TV Review: The Sound of Music Live


“It’s quite different after you’ve grown up”

The hills are alive, with the sound of questions. Like, why. The UK’s first fully live musical theatre television broadcast saw ITV produce Rodgers and Hammerstein’s The Sound of Music though the result was a curious experiment that fell uneasily between two stools. Lacking the crucial energy that propels the best live theatre (which comes from an audience too), the production values (though often impressive) naturally fell short of the opportunities of filmed work

Which ultimately begs the question, what’s the point. Is the UK hankering for a new production of the show? It’s hardly as if we’re lacking for productions popping up regularly in theatres across the land. Is it showcasing the best of British musical theatre talent? In that case why cast someone like Strictly winner and former Eastender Kara Tointon as Maria and shunt the likes of Julie Atherton (one of the most outstanding performers we have, bar none) into the nun ensemble.

In the end, celebrity wins out – some might say, much like the West End – and Tointon wasn’t bad. But for me, she lacked much of the lightness and vibrancy that marks the best Marias. And though TV bosses might have been pleased with the recognition factor of Alexander Armstrong and Mel Giedroyc as Max Detweiler and Frau Schmidt respectively, neither did anything to really distinguish their performances from their public personae (Mel practically winking into the camera).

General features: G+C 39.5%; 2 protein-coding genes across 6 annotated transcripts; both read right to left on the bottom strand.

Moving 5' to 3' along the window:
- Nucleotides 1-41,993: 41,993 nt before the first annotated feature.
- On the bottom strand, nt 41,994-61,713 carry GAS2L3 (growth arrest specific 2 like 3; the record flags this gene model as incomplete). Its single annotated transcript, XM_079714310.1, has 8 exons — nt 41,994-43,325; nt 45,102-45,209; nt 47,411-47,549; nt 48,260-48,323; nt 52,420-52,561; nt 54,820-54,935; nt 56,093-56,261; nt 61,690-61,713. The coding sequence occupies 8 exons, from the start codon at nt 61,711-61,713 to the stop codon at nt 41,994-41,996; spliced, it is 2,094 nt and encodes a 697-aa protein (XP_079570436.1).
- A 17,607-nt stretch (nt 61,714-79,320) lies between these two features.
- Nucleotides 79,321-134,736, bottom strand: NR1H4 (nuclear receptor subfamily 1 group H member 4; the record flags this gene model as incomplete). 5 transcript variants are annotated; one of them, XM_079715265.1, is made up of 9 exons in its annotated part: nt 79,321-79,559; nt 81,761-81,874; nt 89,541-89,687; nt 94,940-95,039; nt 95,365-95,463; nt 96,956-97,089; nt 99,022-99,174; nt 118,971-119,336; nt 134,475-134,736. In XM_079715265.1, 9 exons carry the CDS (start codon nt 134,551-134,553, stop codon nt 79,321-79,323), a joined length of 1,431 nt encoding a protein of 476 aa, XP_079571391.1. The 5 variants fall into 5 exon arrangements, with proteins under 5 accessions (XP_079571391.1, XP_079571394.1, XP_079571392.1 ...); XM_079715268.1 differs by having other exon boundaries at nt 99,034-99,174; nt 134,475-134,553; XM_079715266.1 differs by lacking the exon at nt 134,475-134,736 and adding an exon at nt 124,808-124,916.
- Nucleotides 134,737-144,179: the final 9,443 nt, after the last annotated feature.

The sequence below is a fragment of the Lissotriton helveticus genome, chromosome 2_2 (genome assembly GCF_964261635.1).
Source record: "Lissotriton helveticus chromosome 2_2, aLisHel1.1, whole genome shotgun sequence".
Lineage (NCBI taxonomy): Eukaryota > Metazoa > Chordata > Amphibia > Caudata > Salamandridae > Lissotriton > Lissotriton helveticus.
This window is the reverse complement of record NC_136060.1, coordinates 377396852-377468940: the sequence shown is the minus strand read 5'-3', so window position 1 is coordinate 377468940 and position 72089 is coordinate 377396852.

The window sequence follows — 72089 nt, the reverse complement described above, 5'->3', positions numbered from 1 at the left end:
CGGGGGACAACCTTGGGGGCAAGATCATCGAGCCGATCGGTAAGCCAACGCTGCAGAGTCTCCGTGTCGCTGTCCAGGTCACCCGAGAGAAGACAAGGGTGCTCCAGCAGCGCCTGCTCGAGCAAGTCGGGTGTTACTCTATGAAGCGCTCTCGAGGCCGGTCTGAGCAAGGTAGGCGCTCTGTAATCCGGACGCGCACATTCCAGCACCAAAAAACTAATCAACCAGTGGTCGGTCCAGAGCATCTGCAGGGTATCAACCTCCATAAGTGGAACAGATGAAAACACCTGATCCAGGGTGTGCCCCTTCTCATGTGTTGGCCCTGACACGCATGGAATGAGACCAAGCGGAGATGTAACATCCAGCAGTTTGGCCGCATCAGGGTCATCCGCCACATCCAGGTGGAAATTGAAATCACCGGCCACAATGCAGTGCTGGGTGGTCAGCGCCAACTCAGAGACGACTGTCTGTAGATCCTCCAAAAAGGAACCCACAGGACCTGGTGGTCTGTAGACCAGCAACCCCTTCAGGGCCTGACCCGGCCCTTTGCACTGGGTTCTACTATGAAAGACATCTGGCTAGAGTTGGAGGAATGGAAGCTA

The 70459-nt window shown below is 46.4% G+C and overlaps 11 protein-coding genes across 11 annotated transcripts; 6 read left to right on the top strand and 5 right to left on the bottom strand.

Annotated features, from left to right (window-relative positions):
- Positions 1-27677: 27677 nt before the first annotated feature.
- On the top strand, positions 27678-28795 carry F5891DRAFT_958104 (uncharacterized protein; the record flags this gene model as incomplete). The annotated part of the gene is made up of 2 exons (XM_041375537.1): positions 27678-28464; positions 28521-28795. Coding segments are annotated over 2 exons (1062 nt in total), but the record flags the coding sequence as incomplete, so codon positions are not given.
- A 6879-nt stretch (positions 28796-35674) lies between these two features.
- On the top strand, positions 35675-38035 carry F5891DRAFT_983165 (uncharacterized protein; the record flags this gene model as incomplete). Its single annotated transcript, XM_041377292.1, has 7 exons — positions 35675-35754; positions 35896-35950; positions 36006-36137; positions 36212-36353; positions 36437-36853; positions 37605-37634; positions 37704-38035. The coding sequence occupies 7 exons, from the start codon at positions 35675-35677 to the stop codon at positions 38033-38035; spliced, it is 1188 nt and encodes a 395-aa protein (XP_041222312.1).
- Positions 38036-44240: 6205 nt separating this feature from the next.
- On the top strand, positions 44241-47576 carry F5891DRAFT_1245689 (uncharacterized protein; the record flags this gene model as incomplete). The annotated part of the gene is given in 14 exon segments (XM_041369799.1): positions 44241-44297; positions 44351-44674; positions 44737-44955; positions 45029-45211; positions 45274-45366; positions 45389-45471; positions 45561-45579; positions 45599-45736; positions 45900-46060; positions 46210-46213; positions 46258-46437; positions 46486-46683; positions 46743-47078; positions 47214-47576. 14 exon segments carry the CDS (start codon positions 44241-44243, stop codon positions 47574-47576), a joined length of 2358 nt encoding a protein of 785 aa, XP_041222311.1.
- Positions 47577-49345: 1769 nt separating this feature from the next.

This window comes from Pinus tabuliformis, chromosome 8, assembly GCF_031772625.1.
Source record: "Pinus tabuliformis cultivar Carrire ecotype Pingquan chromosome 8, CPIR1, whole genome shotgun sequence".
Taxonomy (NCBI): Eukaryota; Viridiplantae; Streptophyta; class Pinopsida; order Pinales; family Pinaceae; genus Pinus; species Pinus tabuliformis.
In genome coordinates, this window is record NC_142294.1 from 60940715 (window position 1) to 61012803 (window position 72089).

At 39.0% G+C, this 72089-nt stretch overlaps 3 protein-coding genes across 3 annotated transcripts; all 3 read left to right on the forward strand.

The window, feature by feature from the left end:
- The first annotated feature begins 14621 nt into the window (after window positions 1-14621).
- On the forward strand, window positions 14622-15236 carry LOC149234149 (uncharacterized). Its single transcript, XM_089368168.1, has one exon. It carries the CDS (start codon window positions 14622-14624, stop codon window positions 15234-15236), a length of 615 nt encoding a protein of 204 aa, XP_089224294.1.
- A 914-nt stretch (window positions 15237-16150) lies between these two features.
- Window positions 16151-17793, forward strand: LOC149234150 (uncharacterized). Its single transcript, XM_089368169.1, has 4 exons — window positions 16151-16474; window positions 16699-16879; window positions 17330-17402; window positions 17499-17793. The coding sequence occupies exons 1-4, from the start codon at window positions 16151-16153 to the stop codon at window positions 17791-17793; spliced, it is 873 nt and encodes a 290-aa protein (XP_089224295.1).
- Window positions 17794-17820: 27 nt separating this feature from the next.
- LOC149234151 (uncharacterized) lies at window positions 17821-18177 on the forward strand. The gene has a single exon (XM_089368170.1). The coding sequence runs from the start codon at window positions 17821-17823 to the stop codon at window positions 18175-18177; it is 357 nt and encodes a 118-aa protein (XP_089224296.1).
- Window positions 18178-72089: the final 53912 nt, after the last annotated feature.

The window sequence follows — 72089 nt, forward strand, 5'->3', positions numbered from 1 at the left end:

All of which diminished the whole enterprise for me. There’s no doubting the scope of the ambition of director Coky Giedroyc, marshalling a cast and crew of more than 400, and juggling 177 costumes across 3 sets at the Three Mills studio. But it rarely excited me, capturing nothing of the hugely romantic quality that the Open Air Theatre’s amazing 2013 production or the timeless charm of the famous film,

Julian Ovenden was good rather than great as the Captain and I liked Katherine Kelly in the rather thankless role of Baroness Schraeder, but there was sparkling work from Evelyn Hoskins as a perky Liesl and the purity of Maria Friedman’s voice was ideally suited to the soaring range of the Mother Abbess. The rest of the von Trapp kids were good too, little Marta recovering well from her trip, the only real hiccup I think in the live broadcast.

The mind keeps going back to why though. For all the superficial benefit of showcasing musical theatre on primetime on a major channel, I just can’t see this Sound of Music luring any newcomers to a theatre, not least because of the lack of connection with anything in a theatre right now (or indeed any of these actors actually appearing on stage anytime soon). And as a model looking ahead, it feels like a fruitless artistic endeavour when the product is as sterile as this.

You could watch this on catch-up but I’d recommend holding on until Gypsy airs on Sunday, filmed live at the Savoy it ought to prove a much more theatrical treat for Christmas.

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